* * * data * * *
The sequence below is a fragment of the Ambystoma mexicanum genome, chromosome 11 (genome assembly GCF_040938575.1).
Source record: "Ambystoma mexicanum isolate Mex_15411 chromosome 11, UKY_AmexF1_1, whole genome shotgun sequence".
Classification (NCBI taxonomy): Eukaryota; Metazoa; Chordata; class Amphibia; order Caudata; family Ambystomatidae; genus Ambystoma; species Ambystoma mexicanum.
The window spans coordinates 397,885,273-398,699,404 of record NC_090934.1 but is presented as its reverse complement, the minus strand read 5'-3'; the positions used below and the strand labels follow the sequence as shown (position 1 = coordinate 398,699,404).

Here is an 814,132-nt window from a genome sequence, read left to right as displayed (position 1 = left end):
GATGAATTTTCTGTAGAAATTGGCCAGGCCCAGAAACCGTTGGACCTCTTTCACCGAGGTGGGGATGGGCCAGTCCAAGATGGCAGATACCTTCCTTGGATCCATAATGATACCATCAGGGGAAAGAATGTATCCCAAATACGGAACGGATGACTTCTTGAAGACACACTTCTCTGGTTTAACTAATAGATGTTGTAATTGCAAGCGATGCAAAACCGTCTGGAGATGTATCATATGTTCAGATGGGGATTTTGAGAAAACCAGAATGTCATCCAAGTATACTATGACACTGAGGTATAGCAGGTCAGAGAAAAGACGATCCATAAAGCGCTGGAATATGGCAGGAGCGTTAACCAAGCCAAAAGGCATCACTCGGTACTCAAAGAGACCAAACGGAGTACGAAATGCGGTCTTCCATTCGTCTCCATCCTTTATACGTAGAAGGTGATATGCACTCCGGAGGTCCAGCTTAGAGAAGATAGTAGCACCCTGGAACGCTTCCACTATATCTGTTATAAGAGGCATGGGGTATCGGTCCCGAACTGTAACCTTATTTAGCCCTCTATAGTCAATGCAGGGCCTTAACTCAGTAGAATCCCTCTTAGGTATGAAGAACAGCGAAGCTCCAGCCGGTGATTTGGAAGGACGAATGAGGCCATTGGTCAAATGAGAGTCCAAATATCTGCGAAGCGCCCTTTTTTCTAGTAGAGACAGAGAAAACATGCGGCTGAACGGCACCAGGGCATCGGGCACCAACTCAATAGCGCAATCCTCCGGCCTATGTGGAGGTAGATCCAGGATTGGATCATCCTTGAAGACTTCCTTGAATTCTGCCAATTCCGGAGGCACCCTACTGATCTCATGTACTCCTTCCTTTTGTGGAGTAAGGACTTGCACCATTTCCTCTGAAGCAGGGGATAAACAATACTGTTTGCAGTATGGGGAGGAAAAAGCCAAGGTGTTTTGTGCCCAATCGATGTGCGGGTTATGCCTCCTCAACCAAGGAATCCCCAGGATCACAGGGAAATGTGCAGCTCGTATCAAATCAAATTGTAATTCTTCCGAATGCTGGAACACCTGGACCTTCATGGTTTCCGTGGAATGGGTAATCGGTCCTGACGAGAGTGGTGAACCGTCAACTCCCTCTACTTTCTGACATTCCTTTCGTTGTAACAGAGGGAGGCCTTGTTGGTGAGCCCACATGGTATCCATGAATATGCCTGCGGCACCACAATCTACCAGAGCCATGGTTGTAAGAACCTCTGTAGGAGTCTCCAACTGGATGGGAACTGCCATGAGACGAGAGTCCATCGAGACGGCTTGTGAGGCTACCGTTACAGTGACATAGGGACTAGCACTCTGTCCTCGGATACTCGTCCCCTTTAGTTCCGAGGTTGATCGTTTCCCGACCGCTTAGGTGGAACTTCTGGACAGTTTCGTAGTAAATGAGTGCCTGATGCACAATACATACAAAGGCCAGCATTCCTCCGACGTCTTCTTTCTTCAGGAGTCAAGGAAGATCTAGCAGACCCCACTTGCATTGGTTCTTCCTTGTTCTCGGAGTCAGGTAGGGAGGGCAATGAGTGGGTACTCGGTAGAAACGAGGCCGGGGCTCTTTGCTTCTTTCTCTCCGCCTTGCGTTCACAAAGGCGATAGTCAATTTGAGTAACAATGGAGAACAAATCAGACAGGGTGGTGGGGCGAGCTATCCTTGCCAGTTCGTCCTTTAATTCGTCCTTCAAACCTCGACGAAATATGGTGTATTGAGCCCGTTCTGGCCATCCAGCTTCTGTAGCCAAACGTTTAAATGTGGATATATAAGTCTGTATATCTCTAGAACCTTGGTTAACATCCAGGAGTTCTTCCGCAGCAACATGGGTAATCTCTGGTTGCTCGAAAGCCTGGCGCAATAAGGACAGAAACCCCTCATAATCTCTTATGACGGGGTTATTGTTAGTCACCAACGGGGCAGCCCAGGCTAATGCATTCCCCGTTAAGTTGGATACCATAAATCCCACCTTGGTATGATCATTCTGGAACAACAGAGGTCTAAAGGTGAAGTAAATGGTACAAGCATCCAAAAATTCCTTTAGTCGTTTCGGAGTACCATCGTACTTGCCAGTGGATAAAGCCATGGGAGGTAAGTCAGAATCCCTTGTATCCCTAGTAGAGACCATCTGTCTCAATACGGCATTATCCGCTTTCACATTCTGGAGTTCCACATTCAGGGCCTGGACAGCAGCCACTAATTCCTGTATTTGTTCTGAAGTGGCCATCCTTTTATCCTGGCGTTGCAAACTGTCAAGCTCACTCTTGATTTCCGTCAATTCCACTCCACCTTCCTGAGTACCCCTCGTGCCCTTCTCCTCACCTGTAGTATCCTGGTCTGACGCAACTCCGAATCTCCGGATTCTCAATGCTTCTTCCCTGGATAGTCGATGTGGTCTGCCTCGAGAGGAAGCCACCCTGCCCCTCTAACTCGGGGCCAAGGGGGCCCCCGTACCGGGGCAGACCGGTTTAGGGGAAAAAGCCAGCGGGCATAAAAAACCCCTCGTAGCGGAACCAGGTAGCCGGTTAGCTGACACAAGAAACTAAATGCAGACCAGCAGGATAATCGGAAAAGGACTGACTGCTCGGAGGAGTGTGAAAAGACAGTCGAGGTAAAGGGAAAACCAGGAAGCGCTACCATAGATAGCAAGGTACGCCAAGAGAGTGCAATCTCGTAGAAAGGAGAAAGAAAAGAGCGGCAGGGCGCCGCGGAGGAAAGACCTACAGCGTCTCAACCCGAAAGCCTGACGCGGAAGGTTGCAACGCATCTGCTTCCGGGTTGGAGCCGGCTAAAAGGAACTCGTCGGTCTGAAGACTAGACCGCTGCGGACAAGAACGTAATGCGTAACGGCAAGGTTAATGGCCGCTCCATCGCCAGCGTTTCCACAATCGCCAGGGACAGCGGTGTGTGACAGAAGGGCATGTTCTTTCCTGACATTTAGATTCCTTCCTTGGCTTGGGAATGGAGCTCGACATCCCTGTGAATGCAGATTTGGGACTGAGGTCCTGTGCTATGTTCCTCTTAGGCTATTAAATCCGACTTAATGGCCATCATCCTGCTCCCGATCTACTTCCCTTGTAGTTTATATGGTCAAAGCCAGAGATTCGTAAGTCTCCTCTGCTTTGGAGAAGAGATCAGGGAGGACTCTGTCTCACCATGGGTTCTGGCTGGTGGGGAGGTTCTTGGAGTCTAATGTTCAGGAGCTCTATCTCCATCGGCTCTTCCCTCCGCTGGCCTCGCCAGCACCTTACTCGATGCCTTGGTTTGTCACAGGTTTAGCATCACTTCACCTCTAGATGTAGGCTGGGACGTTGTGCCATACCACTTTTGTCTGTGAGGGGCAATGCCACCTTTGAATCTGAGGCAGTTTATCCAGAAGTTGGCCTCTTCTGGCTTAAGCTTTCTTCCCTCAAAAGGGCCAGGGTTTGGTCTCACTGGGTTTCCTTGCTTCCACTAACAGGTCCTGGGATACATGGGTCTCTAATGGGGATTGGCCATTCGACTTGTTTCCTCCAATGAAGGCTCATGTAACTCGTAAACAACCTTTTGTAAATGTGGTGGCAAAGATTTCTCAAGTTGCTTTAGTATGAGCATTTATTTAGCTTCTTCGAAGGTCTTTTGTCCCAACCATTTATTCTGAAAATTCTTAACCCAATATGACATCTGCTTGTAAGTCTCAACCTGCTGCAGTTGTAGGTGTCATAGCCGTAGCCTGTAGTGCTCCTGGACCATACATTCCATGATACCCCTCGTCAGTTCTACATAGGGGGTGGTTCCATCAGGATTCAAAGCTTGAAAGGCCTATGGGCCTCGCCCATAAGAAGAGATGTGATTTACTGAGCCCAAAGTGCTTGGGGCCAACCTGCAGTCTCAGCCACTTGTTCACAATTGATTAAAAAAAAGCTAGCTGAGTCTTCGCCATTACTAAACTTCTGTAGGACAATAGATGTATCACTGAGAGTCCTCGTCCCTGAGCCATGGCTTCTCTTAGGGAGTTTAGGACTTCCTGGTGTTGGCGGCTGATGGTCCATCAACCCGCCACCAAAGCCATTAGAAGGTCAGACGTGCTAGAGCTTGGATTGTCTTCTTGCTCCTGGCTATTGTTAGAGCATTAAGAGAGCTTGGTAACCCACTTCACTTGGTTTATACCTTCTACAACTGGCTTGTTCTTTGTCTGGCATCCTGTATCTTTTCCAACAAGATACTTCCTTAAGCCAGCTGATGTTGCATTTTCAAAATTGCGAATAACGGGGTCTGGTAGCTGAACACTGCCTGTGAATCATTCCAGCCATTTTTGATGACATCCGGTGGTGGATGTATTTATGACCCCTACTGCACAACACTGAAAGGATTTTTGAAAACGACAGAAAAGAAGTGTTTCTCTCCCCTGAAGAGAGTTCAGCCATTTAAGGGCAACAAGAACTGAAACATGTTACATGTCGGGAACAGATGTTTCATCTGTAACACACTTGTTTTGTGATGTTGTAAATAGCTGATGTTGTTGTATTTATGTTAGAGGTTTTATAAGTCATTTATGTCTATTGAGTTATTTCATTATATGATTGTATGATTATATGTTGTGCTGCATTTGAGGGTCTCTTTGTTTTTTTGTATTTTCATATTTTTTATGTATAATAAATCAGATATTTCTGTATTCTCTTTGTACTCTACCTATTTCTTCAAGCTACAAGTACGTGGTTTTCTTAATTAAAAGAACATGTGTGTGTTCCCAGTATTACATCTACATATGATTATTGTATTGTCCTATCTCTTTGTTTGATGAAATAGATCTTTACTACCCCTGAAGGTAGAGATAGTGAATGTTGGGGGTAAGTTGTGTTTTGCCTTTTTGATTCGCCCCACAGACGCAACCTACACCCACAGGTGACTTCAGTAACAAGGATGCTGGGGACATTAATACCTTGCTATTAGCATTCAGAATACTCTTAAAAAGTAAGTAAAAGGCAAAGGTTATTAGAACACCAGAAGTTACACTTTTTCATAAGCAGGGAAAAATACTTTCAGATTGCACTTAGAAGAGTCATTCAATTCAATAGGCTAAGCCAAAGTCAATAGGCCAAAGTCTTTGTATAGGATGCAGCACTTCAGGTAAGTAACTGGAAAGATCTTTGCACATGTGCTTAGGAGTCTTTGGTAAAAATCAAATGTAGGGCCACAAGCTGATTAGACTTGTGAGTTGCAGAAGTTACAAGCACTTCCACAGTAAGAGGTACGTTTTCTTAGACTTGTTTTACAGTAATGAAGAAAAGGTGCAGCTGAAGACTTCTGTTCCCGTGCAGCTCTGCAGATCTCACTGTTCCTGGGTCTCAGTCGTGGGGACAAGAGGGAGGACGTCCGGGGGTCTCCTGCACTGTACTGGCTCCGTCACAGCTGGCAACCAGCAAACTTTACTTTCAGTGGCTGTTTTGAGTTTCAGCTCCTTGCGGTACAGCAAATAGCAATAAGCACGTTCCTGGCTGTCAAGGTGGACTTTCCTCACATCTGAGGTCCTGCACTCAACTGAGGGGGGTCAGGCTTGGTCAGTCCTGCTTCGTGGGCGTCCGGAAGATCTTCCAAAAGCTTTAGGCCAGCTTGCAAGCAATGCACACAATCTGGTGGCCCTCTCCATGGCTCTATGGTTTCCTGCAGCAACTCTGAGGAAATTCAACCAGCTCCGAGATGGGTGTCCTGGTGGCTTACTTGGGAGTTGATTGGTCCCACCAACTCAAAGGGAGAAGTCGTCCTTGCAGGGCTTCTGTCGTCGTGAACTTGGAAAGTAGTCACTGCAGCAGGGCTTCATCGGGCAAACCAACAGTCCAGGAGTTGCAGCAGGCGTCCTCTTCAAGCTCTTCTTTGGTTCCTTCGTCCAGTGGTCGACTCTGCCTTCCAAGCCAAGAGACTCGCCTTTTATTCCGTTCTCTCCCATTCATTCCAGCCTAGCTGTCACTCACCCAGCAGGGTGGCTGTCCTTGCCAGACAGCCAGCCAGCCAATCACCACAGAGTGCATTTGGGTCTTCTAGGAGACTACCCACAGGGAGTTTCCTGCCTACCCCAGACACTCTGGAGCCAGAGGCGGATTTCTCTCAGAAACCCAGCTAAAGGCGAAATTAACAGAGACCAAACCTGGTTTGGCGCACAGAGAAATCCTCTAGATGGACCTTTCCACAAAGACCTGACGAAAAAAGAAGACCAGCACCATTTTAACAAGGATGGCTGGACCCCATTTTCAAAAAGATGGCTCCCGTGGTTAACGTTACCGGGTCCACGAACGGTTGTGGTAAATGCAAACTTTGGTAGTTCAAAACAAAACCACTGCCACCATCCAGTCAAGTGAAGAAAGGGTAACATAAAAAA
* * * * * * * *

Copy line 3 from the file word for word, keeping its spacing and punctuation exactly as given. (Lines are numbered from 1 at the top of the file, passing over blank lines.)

Classification (NCBI taxonomy): Eukaryota; Metazoa; Chordata; class Amphibia; order Caudata; family Ambystomatidae; genus Ambystoma; species Ambystoma mexicanum.